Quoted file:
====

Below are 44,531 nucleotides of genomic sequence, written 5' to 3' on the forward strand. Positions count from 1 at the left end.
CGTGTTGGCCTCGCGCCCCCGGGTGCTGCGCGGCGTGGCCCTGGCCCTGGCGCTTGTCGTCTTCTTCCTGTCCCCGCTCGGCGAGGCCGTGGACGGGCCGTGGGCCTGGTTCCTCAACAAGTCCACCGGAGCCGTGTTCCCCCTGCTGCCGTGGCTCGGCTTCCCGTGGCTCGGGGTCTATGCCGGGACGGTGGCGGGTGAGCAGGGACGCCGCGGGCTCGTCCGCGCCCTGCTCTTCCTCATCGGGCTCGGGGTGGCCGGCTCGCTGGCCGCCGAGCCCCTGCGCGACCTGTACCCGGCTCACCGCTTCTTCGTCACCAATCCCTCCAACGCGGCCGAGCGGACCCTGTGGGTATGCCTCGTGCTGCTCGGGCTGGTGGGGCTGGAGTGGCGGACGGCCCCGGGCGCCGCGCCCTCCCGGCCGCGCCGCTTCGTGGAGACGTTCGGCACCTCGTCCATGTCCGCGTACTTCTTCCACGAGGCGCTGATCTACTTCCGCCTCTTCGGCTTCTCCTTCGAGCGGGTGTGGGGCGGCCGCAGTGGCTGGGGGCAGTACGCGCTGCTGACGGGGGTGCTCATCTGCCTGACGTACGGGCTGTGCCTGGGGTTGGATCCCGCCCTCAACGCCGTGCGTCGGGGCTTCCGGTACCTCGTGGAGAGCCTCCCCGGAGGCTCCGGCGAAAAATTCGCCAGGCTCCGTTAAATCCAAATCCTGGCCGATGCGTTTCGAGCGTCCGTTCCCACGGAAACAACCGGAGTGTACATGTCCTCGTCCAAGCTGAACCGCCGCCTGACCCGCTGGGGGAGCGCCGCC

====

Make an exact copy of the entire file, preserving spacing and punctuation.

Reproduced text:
Below are 44,531 nucleotides of genomic sequence, written 5' to 3' on the forward strand. Positions count from 1 at the left end.
CGTGTTGGCCTCGCGCCCCCGGGTGCTGCGCGGCGTGGCCCTGGCCCTGGCGCTTGTCGTCTTCTTCCTGTCCCCGCTCGGCGAGGCCGTGGACGGGCCGTGGGCCTGGTTCCTCAACAAGTCCACCGGAGCCGTGTTCCCCCTGCTGCCGTGGCTCGGCTTCCCGTGGCTCGGGGTCTATGCCGGGACGGTGGCGGGTGAGCAGGGACGCCGCGGGCTCGTCCGCGCCCTGCTCTTCCTCATCGGGCTCGGGGTGGCCGGCTCGCTGGCCGCCGAGCCCCTGCGCGACCTGTACCCGGCTCACCGCTTCTTCGTCACCAATCCCTCCAACGCGGCCGAGCGGACCCTGTGGGTATGCCTCGTGCTGCTCGGGCTGGTGGGGCTGGAGTGGCGGACGGCCCCGGGCGCCGCGCCCTCCCGGCCGCGCCGCTTCGTGGAGACGTTCGGCACCTCGTCCATGTCCGCGTACTTCTTCCACGAGGCGCTGATCTACTTCCGCCTCTTCGGCTTCTCCTTCGAGCGGGTGTGGGGCGGCCGCAGTGGCTGGGGGCAGTACGCGCTGCTGACGGGGGTGCTCATCTGCCTGACGTACGGGCTGTGCCTGGGGTTGGATCCCGCCCTCAACGCCGTGCGTCGGGGCTTCCGGTACCTCGTGGAGAGCCTCCCCGGAGGCTCCGGCGAAAAATTCGCCAGGCTCCGTTAAATCCAAATCCTGGCCGATGCGTTTCGAGCGTCCGTTCCCACGGAAACAACCGGAGTGTACATGTCCTCGTCCAAGCTGAACCGCCGCCTGACCCGCTGGGGGAGCGCCGCC